Friday, January 25, 2008


First, about me. When I was three and four years old, I liked to draw, and most of what I drew was little stick figures in caves being chased by dinosaurs. I already had a shaky relationship with the adults in my life, trying to exorcise some demons.

Later, my favorite movies were “King Kong” and “Godzilla,” both of which I saw repeatedly thanks to the miracle of the “Million Dollar Movie.” It was great to be afraid of a giant, vicious thing that you were actually safe from, nothing was going to jump out of the TV and grab you, make you eat soap or something. I even enjoyed the nightmares these movies gave me. I still have them, and in the dreams I am very, very afraid, trying to hide, and hearing the smashing foot-falls getting closer. The fear, I think, came before the movies. I hid from my mother on many occasions and dreaded her approach too.

So of course I would go to see “Cloverfield” with great enthusiasm. And of course, I would love it, did love it, do love it, can’t wait to see in again, in Thai, tomorrow, to check the dub against the English version.

Boy, will some people hate this movie! It's totally annoying, a reproduction of a bad job of amateur home movie making. Half the time it's slung over the guy's shoulder and he's running. And the characters are by and large annoying, especially the guy with the camera. But of course I loved it all, and found the story quite astonishing, after having seen all twenty-eight Godzilla movies, numerous times, dozens of other Japanese Kaiju movies, and every American and English movie ever made that featured a giant monster. In “Cloverfield” the convention is turned on its head. Generally, the ordinary Joe’s are just running in long shots, terrified or not, usually it’s extras who can’t act, sometimes the camera gets too close and they look bored, like, where’s my three-thousand yen?

Cloverfield,” on the other hand, features only the parts that have never made it into a monster movie before. Here the no-name, terrorized people make the movie as they run around, in grand mal jeopardy from creatures big and small, and the general environment of aircraft, flying debris, armored vehicles, fires, and explosions. Honestly, frightened people firing automatic weapons are more terrifying to me than Giant monsters, I can tell you.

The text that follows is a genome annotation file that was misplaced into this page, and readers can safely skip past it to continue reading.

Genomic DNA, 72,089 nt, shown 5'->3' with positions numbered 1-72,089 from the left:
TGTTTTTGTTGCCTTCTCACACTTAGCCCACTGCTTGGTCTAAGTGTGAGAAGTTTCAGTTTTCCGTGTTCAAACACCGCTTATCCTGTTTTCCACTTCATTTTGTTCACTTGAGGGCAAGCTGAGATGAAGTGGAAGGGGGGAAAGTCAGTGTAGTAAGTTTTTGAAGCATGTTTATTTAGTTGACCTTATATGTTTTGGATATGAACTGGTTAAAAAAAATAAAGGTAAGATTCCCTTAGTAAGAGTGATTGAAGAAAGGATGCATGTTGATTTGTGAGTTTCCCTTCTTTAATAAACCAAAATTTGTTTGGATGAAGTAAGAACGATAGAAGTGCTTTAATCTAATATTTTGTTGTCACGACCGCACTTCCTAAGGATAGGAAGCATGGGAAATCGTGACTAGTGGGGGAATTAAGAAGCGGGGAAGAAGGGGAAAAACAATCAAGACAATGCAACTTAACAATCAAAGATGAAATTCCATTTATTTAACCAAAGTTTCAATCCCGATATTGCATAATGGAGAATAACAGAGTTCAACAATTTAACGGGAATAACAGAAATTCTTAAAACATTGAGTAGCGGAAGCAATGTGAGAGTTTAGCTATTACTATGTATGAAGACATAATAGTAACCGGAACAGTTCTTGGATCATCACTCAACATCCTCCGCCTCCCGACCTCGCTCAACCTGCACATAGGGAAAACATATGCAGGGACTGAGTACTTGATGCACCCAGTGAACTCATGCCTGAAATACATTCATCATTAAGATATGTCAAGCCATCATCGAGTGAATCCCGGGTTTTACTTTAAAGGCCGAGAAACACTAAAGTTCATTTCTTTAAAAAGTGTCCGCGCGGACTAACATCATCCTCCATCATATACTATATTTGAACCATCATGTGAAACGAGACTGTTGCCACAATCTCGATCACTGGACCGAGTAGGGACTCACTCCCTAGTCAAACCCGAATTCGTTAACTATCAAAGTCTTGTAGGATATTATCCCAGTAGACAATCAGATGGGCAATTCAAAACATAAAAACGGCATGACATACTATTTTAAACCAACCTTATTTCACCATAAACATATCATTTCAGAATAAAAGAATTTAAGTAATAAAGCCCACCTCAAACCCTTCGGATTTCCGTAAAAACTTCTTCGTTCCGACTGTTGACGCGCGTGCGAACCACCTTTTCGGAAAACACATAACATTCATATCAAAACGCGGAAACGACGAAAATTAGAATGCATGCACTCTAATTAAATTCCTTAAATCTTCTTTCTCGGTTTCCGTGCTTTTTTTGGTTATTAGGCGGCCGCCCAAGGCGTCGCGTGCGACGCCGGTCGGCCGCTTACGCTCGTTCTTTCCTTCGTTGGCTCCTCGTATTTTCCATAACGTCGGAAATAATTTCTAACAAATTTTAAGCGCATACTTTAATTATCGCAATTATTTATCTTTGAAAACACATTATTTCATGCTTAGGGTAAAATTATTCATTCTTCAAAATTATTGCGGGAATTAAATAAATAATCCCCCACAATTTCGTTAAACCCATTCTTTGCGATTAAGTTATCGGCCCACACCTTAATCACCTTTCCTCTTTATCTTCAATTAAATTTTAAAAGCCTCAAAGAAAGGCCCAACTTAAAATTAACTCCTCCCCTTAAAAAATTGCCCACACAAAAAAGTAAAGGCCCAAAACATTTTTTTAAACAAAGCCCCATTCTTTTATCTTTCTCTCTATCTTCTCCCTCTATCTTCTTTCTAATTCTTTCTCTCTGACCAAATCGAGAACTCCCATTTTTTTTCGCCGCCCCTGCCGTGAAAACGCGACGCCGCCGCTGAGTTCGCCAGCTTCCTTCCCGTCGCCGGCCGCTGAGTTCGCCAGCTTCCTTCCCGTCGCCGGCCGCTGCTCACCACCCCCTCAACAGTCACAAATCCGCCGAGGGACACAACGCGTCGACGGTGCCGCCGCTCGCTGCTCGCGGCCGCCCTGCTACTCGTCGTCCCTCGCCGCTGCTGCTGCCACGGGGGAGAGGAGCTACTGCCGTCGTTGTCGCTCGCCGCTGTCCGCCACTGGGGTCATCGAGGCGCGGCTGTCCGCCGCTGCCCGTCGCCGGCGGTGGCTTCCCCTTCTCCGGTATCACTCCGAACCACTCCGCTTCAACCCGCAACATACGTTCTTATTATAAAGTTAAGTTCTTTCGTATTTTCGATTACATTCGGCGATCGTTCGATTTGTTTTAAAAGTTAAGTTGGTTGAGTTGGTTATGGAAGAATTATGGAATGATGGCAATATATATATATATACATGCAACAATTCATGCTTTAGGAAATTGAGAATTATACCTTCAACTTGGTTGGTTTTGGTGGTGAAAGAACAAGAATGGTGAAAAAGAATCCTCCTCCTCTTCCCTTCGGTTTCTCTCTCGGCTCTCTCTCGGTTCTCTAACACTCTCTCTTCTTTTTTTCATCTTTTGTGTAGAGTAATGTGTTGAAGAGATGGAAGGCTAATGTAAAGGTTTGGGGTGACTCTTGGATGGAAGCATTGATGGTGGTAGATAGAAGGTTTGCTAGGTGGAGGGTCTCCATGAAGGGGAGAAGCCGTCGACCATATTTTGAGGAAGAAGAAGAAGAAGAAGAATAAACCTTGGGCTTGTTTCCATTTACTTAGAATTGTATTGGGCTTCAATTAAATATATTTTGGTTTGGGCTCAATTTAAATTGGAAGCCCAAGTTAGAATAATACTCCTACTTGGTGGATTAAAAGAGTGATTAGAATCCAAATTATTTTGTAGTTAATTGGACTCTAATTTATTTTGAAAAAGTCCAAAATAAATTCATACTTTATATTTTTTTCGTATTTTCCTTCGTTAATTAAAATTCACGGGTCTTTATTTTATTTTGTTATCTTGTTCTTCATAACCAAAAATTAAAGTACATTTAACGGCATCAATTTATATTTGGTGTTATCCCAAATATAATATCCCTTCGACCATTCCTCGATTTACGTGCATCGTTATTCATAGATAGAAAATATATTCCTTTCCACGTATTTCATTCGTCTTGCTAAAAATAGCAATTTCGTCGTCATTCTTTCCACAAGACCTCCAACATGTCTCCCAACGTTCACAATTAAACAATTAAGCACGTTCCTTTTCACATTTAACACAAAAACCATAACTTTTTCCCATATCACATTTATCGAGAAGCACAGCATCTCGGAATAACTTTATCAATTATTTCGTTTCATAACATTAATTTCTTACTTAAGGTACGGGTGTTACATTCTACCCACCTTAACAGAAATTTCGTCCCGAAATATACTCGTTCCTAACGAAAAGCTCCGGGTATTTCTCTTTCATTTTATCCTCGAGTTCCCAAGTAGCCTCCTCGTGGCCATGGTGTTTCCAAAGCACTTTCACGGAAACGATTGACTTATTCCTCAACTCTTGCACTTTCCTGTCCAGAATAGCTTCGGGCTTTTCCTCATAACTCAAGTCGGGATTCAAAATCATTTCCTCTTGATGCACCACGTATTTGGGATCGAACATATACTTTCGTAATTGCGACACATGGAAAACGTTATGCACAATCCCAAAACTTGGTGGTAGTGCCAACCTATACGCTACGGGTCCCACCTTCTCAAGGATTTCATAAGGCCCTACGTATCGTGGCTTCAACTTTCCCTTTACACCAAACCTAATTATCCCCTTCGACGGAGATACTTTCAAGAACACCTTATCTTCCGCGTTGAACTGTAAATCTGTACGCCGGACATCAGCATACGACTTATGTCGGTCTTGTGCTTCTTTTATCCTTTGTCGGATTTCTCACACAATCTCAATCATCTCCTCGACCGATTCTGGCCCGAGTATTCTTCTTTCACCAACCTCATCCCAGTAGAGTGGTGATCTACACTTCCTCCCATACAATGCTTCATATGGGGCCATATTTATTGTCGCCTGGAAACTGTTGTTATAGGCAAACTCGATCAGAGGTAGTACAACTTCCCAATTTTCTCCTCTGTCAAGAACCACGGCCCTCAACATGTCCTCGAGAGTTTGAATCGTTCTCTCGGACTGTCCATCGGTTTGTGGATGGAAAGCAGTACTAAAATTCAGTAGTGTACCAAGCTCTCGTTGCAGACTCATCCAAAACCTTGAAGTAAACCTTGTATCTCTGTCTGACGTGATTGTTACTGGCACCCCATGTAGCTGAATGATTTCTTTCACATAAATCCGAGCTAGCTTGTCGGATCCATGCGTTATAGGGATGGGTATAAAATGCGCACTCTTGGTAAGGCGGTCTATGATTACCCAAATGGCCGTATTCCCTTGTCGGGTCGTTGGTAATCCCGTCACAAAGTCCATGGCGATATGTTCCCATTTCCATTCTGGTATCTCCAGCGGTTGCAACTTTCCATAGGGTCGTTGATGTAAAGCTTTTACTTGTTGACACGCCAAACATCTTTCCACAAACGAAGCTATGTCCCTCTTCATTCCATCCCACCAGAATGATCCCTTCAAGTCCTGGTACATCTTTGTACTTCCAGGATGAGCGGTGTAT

There are no generals, no scientists, no scientists’ daughters, no newsmen, no children-in-jeopardy, no stupid policemen, no resolution, no happy ending, no ending at all: a totally post-modern movie. No front and center for this monster either, until the very end, and then briefly, just long enough to add insult to injury. Before that you get views of what it's busting up, with a giant shoulder here and there. There’s not one sighting or mention of either computers or the Internet. And most amazingly, no disagreeable human characters, no bad guys. No particularly sympathetic characters either, just some schmoes caught up in history.

The so-called critics are all over the place on this one, both ends and everything in between. Lots of “post 9-11” complaining, like something that big could rush around lower Manhattan without knocking over the Woolworth building, among others, and like the buildings could fall without sending the clouds of dust down the street, I hate to tell you but the ‘Zill man has been doing just that to Tokyo since the Fifties, dust clouds and all, 9-11 was life imitating art. Lots of “Blair-Witch-Project-Meets-Godzilla.” Critics affecting boredom, like they didn’t really wish that they were genuine artists themselves and had come up with the idea. Lots of “old-wine-in-new-bottles,” I don’t remember them saying that about “. . . Private Ryan,” just as guilty and simultaneously innocent of the charge. Lots of glowing reviews too, plus a range from indifference to mildly entertained.

Here’s the deal: “Diversity of opinion about a work of art shows that the work is new, complex, and vital.” Oscar Wilde said that, in the Preface to The Picture of Dorian Grey (1891). I daresay he’s the equal or better of any of the critics assigned to write about “Cloverfield.”

You probably shouldn’t see “Cloverfield.” After all, it’s really annoying, and you don’t really like art anyway. Stick to “cows in the grass,” and leave “Cloverfield” to the connoisseurs of giant monster movies.

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